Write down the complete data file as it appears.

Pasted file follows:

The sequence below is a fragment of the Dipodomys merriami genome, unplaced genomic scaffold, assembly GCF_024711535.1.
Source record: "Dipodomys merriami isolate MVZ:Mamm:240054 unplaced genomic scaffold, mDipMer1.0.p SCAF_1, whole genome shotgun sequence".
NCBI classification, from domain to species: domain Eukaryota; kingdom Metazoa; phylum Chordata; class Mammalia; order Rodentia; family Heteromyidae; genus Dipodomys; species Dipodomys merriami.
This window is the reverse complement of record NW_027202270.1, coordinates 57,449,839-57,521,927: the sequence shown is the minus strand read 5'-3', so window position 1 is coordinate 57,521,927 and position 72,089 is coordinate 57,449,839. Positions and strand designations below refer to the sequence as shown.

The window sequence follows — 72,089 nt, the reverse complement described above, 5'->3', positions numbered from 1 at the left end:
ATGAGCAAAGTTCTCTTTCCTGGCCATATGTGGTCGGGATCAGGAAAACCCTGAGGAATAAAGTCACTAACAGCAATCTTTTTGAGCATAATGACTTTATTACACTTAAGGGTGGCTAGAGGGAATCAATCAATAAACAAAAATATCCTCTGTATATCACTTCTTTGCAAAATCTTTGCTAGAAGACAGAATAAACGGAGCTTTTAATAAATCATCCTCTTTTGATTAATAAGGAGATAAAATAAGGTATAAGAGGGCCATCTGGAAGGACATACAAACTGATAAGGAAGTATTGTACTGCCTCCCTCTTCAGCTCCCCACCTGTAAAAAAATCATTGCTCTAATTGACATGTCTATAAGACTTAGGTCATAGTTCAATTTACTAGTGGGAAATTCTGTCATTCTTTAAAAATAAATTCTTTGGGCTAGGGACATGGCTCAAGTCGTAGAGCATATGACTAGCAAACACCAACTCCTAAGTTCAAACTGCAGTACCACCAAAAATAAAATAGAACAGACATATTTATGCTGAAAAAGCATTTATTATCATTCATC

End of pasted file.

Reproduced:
The sequence below is a fragment of the Dipodomys merriami genome, unplaced genomic scaffold, assembly GCF_024711535.1.
Source record: "Dipodomys merriami isolate MVZ:Mamm:240054 unplaced genomic scaffold, mDipMer1.0.p SCAF_1, whole genome shotgun sequence".
NCBI classification, from domain to species: domain Eukaryota; kingdom Metazoa; phylum Chordata; class Mammalia; order Rodentia; family Heteromyidae; genus Dipodomys; species Dipodomys merriami.
This window is the reverse complement of record NW_027202270.1, coordinates 57,449,839-57,521,927: the sequence shown is the minus strand read 5'-3', so window position 1 is coordinate 57,521,927 and position 72,089 is coordinate 57,449,839. Positions and strand designations below refer to the sequence as shown.

The window sequence follows — 72,089 nt, the reverse complement described above, 5'->3', positions numbered from 1 at the left end:
ATGAGCAAAGTTCTCTTTCCTGGCCATATGTGGTCGGGATCAGGAAAACCCTGAGGAATAAAGTCACTAACAGCAATCTTTTTGAGCATAATGACTTTATTACACTTAAGGGTGGCTAGAGGGAATCAATCAATAAACAAAAATATCCTCTGTATATCACTTCTTTGCAAAATCTTTGCTAGAAGACAGAATAAACGGAGCTTTTAATAAATCATCCTCTTTTGATTAATAAGGAGATAAAATAAGGTATAAGAGGGCCATCTGGAAGGACATACAAACTGATAAGGAAGTATTGTACTGCCTCCCTCTTCAGCTCCCCACCTGTAAAAAAATCATTGCTCTAATTGACATGTCTATAAGACTTAGGTCATAGTTCAATTTACTAGTGGGAAATTCTGTCATTCTTTAAAAATAAATTCTTTGGGCTAGGGACATGGCTCAAGTCGTAGAGCATATGACTAGCAAACACCAACTCCTAAGTTCAAACTGCAGTACCACCAAAAATAAAATAGAACAGACATATTTATGCTGAAAAAGCATTTATTATCATTCATC